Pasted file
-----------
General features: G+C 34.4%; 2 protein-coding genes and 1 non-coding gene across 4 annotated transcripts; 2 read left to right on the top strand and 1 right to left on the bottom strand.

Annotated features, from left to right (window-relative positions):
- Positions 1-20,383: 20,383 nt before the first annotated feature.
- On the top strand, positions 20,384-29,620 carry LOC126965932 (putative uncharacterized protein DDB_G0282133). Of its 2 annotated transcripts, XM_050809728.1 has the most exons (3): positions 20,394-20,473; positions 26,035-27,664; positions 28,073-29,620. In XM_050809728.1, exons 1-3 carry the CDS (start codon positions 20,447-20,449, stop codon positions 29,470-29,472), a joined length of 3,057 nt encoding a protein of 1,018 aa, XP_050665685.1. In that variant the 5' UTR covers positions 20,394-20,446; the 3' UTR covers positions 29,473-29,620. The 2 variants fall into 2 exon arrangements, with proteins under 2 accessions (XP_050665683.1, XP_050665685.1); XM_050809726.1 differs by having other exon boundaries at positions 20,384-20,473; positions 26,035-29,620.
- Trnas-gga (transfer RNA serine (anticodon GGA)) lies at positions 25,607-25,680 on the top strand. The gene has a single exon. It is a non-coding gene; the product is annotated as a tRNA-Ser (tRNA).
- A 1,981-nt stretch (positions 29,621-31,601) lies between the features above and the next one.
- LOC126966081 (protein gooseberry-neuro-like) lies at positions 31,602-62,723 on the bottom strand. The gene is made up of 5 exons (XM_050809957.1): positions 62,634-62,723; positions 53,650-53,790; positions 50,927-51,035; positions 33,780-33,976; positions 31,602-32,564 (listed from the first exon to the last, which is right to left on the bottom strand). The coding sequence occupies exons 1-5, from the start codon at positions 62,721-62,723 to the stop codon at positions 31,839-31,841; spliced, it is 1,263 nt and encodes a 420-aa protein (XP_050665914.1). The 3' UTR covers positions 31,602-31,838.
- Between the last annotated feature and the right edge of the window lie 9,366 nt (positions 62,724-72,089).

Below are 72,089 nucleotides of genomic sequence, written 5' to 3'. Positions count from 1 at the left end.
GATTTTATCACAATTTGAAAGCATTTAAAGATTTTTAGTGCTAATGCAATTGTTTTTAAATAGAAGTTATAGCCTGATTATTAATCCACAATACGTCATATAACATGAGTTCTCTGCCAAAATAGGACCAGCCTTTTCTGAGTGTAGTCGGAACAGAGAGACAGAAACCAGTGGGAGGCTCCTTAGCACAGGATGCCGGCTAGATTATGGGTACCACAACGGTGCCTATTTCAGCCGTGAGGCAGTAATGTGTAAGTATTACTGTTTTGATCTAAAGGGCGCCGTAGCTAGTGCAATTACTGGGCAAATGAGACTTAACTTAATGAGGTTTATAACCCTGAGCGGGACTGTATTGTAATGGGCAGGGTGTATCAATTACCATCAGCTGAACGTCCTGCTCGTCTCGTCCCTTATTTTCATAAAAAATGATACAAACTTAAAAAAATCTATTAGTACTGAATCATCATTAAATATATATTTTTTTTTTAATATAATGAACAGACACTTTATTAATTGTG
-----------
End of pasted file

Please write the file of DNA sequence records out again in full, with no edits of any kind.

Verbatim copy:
General features: G+C 34.4%; 2 protein-coding genes and 1 non-coding gene across 4 annotated transcripts; 2 read left to right on the top strand and 1 right to left on the bottom strand.

Annotated features, from left to right (window-relative positions):
- Positions 1-20,383: 20,383 nt before the first annotated feature.
- On the top strand, positions 20,384-29,620 carry LOC126965932 (putative uncharacterized protein DDB_G0282133). Of its 2 annotated transcripts, XM_050809728.1 has the most exons (3): positions 20,394-20,473; positions 26,035-27,664; positions 28,073-29,620. In XM_050809728.1, exons 1-3 carry the CDS (start codon positions 20,447-20,449, stop codon positions 29,470-29,472), a joined length of 3,057 nt encoding a protein of 1,018 aa, XP_050665685.1. In that variant the 5' UTR covers positions 20,394-20,446; the 3' UTR covers positions 29,473-29,620. The 2 variants fall into 2 exon arrangements, with proteins under 2 accessions (XP_050665683.1, XP_050665685.1); XM_050809726.1 differs by having other exon boundaries at positions 20,384-20,473; positions 26,035-29,620.
- Trnas-gga (transfer RNA serine (anticodon GGA)) lies at positions 25,607-25,680 on the top strand. The gene has a single exon. It is a non-coding gene; the product is annotated as a tRNA-Ser (tRNA).
- A 1,981-nt stretch (positions 29,621-31,601) lies between the features above and the next one.
- LOC126966081 (protein gooseberry-neuro-like) lies at positions 31,602-62,723 on the bottom strand. The gene is made up of 5 exons (XM_050809957.1): positions 62,634-62,723; positions 53,650-53,790; positions 50,927-51,035; positions 33,780-33,976; positions 31,602-32,564 (listed from the first exon to the last, which is right to left on the bottom strand). The coding sequence occupies exons 1-5, from the start codon at positions 62,721-62,723 to the stop codon at positions 31,839-31,841; spliced, it is 1,263 nt and encodes a 420-aa protein (XP_050665914.1). The 3' UTR covers positions 31,602-31,838.
- Between the last annotated feature and the right edge of the window lie 9,366 nt (positions 62,724-72,089).

Below are 72,089 nucleotides of genomic sequence, written 5' to 3'. Positions count from 1 at the left end.
GATTTTATCACAATTTGAAAGCATTTAAAGATTTTTAGTGCTAATGCAATTGTTTTTAAATAGAAGTTATAGCCTGATTATTAATCCACAATACGTCATATAACATGAGTTCTCTGCCAAAATAGGACCAGCCTTTTCTGAGTGTAGTCGGAACAGAGAGACAGAAACCAGTGGGAGGCTCCTTAGCACAGGATGCCGGCTAGATTATGGGTACCACAACGGTGCCTATTTCAGCCGTGAGGCAGTAATGTGTAAGTATTACTGTTTTGATCTAAAGGGCGCCGTAGCTAGTGCAATTACTGGGCAAATGAGACTTAACTTAATGAGGTTTATAACCCTGAGCGGGACTGTATTGTAATGGGCAGGGTGTATCAATTACCATCAGCTGAACGTCCTGCTCGTCTCGTCCCTTATTTTCATAAAAAATGATACAAACTTAAAAAAATCTATTAGTACTGAATCATCATTAAATATATATTTTTTTTTTAATATAATGAACAGACACTTTATTAATTGTG